USask research team explores protein’s role in herpesvirus infections

Herpesviruses are nothing new, but what’s surprising are their sheer number: 130 species of herpesviruses infect and cause disease in a wide variety of species — including people.

By Kornelia Kaminska

Photos: Christina Weese,

Dr. Kristen Conn. Photo: Christina Weese.

Scientists still have a lot to learn about herpesviruses and how they establish infection. Host cells naturally have antiviral defence strategies to prevent infection, and viruses must counteract these cellular defences in order to produce and release new infectious virus. One major question that remains unanswered is how herpesviruses can counteract a host’s antiviral defence that’s aimed at blocking a critical step of virus replication — the expression of viral proteins.

A research team at the Western College of Veterinary Medicine (WCVM) is focused on solving this mystery — discovering answers that may lead to new treatments for herpesviruses that infect humans as well as other species, such as cattle and horses.

For example, bovine alphaherpesvirus 1 (BoHV-1) infects cattle and can spread throughout a herd. It causes a range of health problems including respiratory tract disorders (it contributes to bovine respiratory disease complex or “shipping fever”), pink eye (conjunctivitis), abortions and genital disorders.

Although vaccination can reduce symptoms and transmission of BoHV-1, the virus remains latent in infected animals for their lifetime. Stress can cause the virus to reactivate and cause disease within the infected animal, and it can spread and infect other cattle in the herd.

Led by Dr. Kristen Conn (PhD), WCVM researchers are focused on understanding how viral protein expression is regulated. Cells attempt to silence herpesvirus protein expression by promoting the stable binding of cellular proteins called histones with viral DNA. This complex of histones and DNA, called chromatin, regulates access to the DNA.

Herpes simplex virus 1 (HSV-1) expresses a protein called ICP4 (infected cell polypeptide 4) that is absolutely required for the production of new infectious HSV-1 virus. The researchers are investigating ICP4’s power to alter how histones interact with DNA in order to disrupt the host cell’s ability to fight against herpesvirus infection.  

“Why ICP4 has this function is not yet known,” says Conn, an assistant professor in the WCVM’s Department of Veterinary Microbiology. “[My current goal is to] characterize the molecular mechanisms whereby ICP4 regulates histone chromatin exchange. That way, we can understand the importance of this ICP4 function for HSV-1 protein expression and and replication.”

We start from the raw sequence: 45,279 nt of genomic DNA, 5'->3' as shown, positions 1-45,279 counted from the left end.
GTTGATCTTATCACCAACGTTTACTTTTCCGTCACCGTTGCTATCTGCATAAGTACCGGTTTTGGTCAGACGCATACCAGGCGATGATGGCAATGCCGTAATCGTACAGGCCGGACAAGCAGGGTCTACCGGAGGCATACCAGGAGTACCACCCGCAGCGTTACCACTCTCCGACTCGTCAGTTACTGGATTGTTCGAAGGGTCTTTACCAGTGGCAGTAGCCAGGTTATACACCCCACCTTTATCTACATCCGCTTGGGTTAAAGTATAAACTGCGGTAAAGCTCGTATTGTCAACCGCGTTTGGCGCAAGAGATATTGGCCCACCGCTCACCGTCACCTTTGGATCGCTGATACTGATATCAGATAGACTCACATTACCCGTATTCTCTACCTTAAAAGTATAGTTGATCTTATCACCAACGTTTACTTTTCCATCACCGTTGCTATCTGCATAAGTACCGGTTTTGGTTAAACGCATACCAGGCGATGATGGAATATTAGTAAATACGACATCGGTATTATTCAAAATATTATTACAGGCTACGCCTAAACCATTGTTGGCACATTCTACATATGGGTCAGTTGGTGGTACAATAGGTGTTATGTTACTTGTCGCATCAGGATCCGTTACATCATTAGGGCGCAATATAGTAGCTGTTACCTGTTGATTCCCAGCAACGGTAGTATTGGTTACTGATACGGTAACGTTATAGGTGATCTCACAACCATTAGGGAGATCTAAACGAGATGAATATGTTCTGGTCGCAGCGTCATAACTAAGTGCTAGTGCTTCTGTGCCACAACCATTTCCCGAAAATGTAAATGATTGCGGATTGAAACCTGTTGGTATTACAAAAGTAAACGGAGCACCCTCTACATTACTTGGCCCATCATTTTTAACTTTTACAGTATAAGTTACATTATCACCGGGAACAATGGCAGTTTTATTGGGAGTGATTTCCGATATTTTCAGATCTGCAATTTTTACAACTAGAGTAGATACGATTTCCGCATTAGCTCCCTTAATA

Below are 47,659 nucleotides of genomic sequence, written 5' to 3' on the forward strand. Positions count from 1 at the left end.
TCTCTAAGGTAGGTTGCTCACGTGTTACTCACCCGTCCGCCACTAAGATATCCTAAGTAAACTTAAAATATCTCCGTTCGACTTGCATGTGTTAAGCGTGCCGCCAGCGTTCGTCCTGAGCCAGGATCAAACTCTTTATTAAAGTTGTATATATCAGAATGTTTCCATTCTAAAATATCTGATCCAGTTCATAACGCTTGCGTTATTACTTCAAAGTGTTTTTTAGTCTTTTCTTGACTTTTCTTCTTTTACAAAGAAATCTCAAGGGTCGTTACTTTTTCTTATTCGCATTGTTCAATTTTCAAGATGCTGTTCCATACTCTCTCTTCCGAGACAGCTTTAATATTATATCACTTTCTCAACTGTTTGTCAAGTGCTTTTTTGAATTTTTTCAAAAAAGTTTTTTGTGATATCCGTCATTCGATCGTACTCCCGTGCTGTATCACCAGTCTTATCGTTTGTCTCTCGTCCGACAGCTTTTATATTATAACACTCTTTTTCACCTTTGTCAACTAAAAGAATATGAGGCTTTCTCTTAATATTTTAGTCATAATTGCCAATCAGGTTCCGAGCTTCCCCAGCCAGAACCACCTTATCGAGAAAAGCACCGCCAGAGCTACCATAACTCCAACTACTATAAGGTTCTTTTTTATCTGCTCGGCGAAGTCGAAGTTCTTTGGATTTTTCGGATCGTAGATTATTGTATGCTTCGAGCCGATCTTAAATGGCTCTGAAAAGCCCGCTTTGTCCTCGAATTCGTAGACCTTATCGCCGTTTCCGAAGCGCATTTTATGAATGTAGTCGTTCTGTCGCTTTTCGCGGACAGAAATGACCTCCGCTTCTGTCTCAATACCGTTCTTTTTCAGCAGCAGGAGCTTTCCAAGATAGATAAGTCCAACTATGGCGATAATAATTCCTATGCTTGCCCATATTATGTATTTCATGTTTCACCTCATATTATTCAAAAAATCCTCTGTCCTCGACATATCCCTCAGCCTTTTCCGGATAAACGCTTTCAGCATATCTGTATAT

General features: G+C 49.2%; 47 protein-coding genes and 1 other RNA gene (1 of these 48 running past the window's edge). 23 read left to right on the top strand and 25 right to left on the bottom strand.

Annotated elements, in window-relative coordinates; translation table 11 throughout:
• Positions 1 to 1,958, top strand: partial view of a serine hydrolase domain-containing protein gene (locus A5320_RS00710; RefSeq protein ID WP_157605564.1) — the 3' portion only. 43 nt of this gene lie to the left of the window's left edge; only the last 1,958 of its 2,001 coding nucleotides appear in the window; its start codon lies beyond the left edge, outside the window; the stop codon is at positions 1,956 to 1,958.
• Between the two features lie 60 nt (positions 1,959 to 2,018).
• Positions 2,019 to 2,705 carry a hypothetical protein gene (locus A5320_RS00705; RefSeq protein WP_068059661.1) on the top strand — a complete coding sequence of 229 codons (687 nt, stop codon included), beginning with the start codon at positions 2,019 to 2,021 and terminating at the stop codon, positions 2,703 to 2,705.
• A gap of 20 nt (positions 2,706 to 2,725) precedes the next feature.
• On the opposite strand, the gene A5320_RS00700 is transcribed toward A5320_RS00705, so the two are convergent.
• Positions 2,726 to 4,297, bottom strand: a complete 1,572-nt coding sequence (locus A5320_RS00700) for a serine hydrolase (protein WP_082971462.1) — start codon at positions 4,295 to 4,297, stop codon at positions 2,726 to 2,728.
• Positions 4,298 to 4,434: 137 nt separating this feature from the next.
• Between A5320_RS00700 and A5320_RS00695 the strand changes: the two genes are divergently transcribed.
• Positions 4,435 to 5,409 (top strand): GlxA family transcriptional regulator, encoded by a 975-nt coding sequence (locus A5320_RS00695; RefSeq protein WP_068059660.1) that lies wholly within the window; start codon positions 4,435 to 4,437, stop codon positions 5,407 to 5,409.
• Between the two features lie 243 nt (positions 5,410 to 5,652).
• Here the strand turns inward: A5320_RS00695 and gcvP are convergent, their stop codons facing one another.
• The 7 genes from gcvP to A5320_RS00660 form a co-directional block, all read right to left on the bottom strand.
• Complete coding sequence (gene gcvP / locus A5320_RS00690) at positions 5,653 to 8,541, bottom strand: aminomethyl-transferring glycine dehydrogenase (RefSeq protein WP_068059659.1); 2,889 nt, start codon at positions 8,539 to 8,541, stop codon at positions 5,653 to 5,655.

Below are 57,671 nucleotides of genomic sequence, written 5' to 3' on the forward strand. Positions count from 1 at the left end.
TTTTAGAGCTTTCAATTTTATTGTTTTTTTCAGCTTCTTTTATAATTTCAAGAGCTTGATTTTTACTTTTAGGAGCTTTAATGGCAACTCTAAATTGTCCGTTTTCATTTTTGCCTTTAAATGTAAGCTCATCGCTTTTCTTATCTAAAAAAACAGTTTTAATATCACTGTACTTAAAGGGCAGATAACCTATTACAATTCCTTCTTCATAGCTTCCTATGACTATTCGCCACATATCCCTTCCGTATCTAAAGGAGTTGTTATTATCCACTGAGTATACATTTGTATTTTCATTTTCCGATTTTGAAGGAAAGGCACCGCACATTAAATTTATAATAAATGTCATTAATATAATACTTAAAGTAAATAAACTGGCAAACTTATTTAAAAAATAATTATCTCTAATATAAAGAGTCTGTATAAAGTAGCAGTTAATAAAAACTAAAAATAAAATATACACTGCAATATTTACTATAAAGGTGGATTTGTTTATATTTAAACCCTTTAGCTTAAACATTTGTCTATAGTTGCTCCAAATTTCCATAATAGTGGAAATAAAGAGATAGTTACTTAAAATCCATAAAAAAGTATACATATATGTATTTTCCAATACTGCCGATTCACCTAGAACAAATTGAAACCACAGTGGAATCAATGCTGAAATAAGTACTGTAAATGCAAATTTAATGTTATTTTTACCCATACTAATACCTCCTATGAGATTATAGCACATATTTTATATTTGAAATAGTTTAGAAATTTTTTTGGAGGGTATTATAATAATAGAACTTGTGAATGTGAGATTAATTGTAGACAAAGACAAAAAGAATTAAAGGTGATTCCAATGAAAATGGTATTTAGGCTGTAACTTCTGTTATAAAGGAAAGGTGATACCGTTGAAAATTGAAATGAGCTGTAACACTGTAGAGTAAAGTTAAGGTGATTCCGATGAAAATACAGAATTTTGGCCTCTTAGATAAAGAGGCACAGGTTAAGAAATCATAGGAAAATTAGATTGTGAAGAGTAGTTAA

Conn’s previous research focused on HSV-1 that infects people and causes oral and genital herpes infections. She expanded her research program to also investigate the chromatin regulation of BoHV-1 and equine alphaherpesvirus 1 (EHV-1) after joining the WCVM’s faculty in 2018.

Conn’s past work with HSV-1 has been a good starting point for her investigations of BoHV-1 and EHV-1. She first discovered that histone association with DNA is altered during HSV-1 infection while completing her PhD degree in biochemistry at the University of Alberta.

Conn’s work on veterinary herpesviruses is only beginning, but her investigations of BoHV-1 and EHV-1 replication may have a significant impact on future antiviral drugs and treatments that can help cattle, horses and people alike.

Conn’s herpesvirus research is supported by the Saskatchewan Health Research Foundation, the Natural Sciences and Engineering Research Council of Canada, and the Townsend Equine Health Research Fund.

Kornelia Kaminska of Saskatoon, Sask., is a third-year student in the University of Saskatchewan’s College of Arts and Science who worked as a summer research student in 2021. Her story is part of a series of articles written by WCVM summer research students.